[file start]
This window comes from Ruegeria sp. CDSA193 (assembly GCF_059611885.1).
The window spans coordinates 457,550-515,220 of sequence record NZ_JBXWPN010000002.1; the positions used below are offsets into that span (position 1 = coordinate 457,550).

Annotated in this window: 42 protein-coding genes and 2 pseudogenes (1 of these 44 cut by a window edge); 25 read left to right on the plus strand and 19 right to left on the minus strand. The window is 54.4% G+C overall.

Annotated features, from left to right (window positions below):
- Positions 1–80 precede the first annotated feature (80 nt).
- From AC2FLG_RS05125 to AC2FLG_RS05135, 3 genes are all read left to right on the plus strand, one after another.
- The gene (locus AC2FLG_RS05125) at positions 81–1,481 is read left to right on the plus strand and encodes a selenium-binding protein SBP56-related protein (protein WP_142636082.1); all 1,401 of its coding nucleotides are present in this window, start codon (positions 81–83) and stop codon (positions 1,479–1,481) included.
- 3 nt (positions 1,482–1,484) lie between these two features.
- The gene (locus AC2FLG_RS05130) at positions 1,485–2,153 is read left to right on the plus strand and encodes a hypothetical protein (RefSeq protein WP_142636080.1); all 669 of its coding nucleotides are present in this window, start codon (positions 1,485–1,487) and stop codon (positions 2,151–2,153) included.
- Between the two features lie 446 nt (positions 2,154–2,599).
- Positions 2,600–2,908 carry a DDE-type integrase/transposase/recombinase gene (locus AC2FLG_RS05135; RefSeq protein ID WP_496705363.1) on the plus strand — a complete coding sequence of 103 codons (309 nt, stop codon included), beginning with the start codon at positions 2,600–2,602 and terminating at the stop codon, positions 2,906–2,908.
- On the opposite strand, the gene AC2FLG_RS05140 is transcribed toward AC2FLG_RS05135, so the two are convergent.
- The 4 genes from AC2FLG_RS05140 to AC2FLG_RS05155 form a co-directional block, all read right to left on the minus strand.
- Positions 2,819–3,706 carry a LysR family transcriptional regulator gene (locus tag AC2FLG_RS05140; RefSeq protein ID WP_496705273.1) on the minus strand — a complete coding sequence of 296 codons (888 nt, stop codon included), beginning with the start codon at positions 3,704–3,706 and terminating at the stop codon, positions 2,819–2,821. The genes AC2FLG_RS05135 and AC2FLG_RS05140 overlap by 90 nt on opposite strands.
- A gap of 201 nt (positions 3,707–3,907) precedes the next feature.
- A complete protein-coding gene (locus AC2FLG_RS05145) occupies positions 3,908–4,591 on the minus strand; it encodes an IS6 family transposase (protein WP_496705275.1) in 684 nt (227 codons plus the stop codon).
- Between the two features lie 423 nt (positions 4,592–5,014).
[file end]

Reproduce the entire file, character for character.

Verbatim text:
This window comes from Ruegeria sp. CDSA193 (assembly GCF_059611885.1).
The window spans coordinates 457,550-515,220 of sequence record NZ_JBXWPN010000002.1; the positions used below are offsets into that span (position 1 = coordinate 457,550).

Annotated in this window: 42 protein-coding genes and 2 pseudogenes (1 of these 44 cut by a window edge); 25 read left to right on the plus strand and 19 right to left on the minus strand. The window is 54.4% G+C overall.

Annotated features, from left to right (window positions below):
- Positions 1–80 precede the first annotated feature (80 nt).
- From AC2FLG_RS05125 to AC2FLG_RS05135, 3 genes are all read left to right on the plus strand, one after another.
- The gene (locus AC2FLG_RS05125) at positions 81–1,481 is read left to right on the plus strand and encodes a selenium-binding protein SBP56-related protein (protein WP_142636082.1); all 1,401 of its coding nucleotides are present in this window, start codon (positions 81–83) and stop codon (positions 1,479–1,481) included.
- 3 nt (positions 1,482–1,484) lie between these two features.
- The gene (locus AC2FLG_RS05130) at positions 1,485–2,153 is read left to right on the plus strand and encodes a hypothetical protein (RefSeq protein WP_142636080.1); all 669 of its coding nucleotides are present in this window, start codon (positions 1,485–1,487) and stop codon (positions 2,151–2,153) included.
- Between the two features lie 446 nt (positions 2,154–2,599).
- Positions 2,600–2,908 carry a DDE-type integrase/transposase/recombinase gene (locus AC2FLG_RS05135; RefSeq protein ID WP_496705363.1) on the plus strand — a complete coding sequence of 103 codons (309 nt, stop codon included), beginning with the start codon at positions 2,600–2,602 and terminating at the stop codon, positions 2,906–2,908.
- On the opposite strand, the gene AC2FLG_RS05140 is transcribed toward AC2FLG_RS05135, so the two are convergent.
- The 4 genes from AC2FLG_RS05140 to AC2FLG_RS05155 form a co-directional block, all read right to left on the minus strand.
- Positions 2,819–3,706 carry a LysR family transcriptional regulator gene (locus tag AC2FLG_RS05140; RefSeq protein ID WP_496705273.1) on the minus strand — a complete coding sequence of 296 codons (888 nt, stop codon included), beginning with the start codon at positions 3,704–3,706 and terminating at the stop codon, positions 2,819–2,821. The genes AC2FLG_RS05135 and AC2FLG_RS05140 overlap by 90 nt on opposite strands.
- A gap of 201 nt (positions 3,707–3,907) precedes the next feature.
- A complete protein-coding gene (locus AC2FLG_RS05145) occupies positions 3,908–4,591 on the minus strand; it encodes an IS6 family transposase (protein WP_496705275.1) in 684 nt (227 codons plus the stop codon).
- Between the two features lie 423 nt (positions 4,592–5,014).